Licensing in Kate and Other KDE News/Changes

  • MIT licensed KSyntaxHighlighting usage
    With the KDE Frameworks 5.50 release, the KSyntaxHighlighting framework was re-licensed to the MIT license. This re-licensing only covers the actual code in the library and the bundled themes but not all of the syntax highlighting definition data files. One of the main motivation points was to get QtCreator to use this, if possible, instead of their own implementation of the Kate highlighting they needed to create in the past due to the incompatible licensing of KatePart at that time (and the impossibility to do a quick split/re-licensing of the parts in question).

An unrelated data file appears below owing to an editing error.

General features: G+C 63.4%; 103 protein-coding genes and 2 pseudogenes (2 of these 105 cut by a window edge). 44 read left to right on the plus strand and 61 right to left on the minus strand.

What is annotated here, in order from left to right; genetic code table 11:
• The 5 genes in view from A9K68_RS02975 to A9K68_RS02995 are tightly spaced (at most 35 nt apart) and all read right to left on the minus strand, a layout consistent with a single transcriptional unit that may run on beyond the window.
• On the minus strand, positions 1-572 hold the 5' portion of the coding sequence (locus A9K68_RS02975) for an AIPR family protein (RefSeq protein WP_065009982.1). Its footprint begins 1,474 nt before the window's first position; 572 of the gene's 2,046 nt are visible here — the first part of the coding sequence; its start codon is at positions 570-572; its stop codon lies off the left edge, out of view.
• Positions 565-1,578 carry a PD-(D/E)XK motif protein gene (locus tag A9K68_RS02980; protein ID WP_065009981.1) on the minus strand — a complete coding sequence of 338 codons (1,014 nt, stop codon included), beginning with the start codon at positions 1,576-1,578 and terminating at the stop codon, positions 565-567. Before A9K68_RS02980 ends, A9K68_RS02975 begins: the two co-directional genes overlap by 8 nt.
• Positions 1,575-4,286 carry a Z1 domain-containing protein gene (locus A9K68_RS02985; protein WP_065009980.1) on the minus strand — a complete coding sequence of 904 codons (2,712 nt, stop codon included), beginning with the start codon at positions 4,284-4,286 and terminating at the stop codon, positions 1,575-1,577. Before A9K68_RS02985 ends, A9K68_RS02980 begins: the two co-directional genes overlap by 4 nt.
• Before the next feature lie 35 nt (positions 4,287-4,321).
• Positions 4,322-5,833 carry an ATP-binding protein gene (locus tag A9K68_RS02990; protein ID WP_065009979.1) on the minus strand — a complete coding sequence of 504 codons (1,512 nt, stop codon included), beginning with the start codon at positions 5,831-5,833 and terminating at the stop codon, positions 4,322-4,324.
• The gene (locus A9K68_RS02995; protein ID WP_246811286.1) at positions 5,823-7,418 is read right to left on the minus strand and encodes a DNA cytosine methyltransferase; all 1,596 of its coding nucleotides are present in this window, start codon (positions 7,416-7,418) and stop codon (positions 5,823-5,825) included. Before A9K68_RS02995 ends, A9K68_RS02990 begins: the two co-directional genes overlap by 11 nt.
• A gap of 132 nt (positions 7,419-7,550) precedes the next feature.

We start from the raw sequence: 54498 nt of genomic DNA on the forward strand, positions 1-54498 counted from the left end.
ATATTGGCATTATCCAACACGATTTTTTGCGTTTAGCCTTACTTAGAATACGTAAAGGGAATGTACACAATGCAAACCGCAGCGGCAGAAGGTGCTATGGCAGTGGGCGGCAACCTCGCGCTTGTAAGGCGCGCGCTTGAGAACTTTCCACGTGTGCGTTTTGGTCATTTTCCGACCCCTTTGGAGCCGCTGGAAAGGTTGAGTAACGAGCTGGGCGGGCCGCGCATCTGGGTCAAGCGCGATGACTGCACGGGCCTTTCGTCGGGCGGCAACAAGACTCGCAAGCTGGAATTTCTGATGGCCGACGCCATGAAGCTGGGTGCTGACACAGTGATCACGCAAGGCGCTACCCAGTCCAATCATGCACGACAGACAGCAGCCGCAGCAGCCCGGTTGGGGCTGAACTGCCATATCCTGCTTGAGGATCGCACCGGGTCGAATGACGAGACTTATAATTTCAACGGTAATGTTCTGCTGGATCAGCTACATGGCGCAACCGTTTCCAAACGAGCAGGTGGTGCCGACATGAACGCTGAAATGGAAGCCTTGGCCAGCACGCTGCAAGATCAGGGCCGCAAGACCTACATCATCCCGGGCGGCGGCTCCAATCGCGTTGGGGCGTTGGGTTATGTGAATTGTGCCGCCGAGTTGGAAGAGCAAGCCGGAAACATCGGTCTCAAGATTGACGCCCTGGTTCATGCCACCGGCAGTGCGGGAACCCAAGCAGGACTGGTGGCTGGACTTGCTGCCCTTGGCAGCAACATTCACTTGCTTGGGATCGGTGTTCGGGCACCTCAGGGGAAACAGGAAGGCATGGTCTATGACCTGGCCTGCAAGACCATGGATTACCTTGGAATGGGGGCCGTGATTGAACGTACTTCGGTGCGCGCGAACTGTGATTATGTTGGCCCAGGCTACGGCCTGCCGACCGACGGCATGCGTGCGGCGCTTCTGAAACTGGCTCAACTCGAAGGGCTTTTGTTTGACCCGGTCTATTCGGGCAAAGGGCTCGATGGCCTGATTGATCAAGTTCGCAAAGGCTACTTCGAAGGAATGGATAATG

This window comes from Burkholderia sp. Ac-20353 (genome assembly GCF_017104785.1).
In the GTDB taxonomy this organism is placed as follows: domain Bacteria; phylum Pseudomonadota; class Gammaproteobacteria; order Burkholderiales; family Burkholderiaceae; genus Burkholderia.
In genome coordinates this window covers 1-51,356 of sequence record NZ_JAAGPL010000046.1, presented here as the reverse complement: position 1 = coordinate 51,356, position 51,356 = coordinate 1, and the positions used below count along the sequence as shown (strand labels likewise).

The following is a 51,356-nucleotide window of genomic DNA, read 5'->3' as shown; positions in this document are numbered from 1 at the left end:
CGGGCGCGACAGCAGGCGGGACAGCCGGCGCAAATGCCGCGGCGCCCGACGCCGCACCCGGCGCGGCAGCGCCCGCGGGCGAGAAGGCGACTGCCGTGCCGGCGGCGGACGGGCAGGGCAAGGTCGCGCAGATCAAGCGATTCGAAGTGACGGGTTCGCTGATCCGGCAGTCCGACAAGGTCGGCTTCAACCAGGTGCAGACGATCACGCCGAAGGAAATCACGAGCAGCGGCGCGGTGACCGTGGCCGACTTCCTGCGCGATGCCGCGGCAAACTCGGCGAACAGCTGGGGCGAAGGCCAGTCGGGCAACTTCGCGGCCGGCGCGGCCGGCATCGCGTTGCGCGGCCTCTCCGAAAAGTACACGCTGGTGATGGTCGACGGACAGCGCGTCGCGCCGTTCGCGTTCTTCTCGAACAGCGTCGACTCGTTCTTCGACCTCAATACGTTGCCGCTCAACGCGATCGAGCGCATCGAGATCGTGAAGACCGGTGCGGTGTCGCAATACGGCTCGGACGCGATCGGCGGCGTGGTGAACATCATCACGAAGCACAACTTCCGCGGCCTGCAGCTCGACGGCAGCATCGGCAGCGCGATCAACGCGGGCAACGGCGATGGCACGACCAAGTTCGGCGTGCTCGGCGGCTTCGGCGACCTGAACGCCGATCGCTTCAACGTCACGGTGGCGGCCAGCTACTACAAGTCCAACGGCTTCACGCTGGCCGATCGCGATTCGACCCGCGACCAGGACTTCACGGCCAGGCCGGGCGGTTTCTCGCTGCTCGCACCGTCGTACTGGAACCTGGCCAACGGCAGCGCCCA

• This week in Usability & Productivity, part 41
  • KDE Will Now Set Scale Factor For GTK Apps, Plasma Gets Other Scaling & UI Polishing Too
    KDE developer Nate Graham is out with his weekly recap of interesting development activities impacting Plasma, Frameworks, and the Applications stack. When the display scaling factor for KDE is set to an integer, KDE will now export that as well to the GNOME/GTK environment variables of GDK_SCALE/GDK_DPI_SCALE, for helping out GTK applications running on the KDE desktop so they should still scale appropriately. The Wayland behavior was already correct while this should help out GTK X11 applications. The GNOME/GTK scaling though only supports scaling by integer numbers.

Graphics: NVIDIA, Kazan, Sway and Panfrost

  • NVIDIA Developers Express Interest In Helping Out libc++/libstdc++ Parallel Algorithms